1932

Abstract

Organizational change can be usefully conceptualized in terms of both its process and its content. Process refers to how change occurs. Content describes what actually changes in the organization. Theories and analyses of organizational change seek to explain why organizations change as well as what the consequences are of change. Empirical evidence on both questions is fragmentary and occasionally contradictory. Models that consider both process and content show the greatest potential for resolving this situation. Such models can be used to test social science theories as well as to evaluate programs of organizational change promulgated by consultants and practitioners. Basic organizational theory would be enhanced by greater attention to organizational change.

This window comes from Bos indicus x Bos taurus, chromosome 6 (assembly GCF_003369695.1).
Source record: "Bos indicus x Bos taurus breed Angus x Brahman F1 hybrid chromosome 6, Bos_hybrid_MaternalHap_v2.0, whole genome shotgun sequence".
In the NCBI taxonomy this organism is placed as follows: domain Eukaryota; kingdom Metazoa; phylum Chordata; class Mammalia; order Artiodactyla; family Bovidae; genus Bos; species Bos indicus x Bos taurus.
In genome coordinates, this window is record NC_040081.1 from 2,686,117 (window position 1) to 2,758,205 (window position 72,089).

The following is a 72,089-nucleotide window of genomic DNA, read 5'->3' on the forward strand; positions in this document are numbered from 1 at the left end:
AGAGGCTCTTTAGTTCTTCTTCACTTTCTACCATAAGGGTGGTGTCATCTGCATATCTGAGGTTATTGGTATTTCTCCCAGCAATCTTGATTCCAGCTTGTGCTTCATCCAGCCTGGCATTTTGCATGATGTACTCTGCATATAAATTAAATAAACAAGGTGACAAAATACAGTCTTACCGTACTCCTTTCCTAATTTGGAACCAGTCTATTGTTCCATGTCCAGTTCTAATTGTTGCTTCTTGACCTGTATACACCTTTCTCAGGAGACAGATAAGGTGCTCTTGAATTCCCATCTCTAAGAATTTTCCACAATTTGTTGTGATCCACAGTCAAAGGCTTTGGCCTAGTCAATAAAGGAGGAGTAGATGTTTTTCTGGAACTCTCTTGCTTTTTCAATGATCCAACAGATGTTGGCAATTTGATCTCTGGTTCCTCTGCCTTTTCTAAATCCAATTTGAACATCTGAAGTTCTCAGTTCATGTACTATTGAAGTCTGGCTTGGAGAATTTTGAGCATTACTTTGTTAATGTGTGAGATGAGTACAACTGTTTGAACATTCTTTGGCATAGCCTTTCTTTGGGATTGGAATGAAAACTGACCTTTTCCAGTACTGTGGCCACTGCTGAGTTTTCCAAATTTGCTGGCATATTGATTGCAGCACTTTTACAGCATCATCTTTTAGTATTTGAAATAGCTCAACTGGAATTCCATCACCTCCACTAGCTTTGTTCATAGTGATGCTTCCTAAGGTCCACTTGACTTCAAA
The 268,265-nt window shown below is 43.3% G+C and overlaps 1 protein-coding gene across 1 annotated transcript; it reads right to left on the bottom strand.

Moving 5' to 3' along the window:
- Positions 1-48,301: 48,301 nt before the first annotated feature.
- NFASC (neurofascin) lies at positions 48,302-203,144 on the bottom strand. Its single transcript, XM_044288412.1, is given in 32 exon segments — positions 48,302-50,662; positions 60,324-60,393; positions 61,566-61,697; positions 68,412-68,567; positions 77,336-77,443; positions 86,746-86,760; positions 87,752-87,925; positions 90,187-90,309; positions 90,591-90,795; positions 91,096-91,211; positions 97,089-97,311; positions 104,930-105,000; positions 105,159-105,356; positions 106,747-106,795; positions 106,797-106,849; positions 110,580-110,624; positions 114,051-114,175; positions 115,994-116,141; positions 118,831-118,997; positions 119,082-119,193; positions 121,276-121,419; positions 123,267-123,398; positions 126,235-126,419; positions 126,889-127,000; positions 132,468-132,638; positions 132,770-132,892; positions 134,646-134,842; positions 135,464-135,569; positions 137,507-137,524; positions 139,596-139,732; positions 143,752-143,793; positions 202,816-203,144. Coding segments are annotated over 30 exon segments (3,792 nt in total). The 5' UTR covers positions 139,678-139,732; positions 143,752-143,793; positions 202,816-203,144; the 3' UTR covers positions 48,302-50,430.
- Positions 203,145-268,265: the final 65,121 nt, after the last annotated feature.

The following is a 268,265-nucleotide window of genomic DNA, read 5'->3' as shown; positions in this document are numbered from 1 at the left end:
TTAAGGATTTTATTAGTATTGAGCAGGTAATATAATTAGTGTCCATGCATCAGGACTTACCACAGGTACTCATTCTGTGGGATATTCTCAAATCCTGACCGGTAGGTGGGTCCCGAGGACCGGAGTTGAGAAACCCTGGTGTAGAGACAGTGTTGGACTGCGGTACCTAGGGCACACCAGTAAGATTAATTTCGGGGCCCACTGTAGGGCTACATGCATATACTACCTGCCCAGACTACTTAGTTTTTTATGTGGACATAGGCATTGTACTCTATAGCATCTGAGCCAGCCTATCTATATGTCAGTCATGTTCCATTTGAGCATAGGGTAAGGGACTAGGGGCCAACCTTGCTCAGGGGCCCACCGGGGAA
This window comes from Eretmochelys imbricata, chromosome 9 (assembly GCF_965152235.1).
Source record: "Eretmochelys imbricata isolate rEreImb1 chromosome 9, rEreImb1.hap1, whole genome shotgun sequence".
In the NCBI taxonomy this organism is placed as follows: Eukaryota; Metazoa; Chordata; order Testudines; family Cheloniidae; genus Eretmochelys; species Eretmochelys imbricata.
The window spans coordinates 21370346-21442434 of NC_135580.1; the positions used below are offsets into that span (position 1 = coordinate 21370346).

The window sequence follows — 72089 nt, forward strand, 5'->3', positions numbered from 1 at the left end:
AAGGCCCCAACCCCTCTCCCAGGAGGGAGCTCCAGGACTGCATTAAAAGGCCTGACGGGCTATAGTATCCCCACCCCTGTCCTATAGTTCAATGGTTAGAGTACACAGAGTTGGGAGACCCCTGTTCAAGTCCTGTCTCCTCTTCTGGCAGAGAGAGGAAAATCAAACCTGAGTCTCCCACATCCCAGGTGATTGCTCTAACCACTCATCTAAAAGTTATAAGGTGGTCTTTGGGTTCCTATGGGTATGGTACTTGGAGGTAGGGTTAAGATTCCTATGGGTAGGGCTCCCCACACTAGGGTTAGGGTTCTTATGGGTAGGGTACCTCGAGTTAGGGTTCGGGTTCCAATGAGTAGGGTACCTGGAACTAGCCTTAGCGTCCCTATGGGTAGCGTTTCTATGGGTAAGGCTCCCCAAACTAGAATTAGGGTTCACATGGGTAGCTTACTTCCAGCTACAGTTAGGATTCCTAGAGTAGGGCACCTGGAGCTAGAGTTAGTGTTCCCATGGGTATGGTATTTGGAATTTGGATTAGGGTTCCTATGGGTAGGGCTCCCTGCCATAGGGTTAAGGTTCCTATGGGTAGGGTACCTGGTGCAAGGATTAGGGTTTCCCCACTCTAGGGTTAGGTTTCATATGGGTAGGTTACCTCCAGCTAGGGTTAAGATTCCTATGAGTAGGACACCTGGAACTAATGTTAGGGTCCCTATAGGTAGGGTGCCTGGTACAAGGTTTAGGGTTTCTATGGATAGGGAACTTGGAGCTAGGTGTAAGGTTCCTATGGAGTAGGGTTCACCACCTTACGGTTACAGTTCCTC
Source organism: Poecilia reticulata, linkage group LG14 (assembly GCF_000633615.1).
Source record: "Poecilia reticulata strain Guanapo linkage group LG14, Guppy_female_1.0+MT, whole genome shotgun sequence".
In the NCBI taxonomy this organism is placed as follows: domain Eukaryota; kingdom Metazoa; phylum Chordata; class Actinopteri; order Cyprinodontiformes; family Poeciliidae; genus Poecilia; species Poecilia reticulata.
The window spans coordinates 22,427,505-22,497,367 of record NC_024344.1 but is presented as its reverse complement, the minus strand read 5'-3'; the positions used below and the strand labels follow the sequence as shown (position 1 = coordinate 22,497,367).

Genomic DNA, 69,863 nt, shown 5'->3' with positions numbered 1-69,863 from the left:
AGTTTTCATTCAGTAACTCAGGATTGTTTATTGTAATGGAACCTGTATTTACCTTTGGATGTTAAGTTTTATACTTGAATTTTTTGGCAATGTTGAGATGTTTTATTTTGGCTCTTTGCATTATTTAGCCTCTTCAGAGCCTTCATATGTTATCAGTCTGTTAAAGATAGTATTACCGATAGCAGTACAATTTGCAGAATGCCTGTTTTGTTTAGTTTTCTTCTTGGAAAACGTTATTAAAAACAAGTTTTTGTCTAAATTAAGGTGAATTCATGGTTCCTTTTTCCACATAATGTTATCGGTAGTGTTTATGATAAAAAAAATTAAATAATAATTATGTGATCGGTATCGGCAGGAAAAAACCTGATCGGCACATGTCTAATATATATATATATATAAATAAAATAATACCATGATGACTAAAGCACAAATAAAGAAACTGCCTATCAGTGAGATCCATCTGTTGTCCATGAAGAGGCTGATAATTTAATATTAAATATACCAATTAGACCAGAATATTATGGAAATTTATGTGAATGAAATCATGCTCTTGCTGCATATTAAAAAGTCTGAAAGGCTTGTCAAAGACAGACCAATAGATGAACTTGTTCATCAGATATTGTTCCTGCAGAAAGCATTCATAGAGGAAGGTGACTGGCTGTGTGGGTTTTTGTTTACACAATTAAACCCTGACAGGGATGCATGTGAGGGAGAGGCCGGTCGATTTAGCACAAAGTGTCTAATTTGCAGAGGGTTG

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/content/journals/10.1146/annurev.so.21.080195.001245
1995-08-01
2024-04-23
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/content/journals/10.1146/annurev.so.21.080195.001245
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  • Article Type: Review Article
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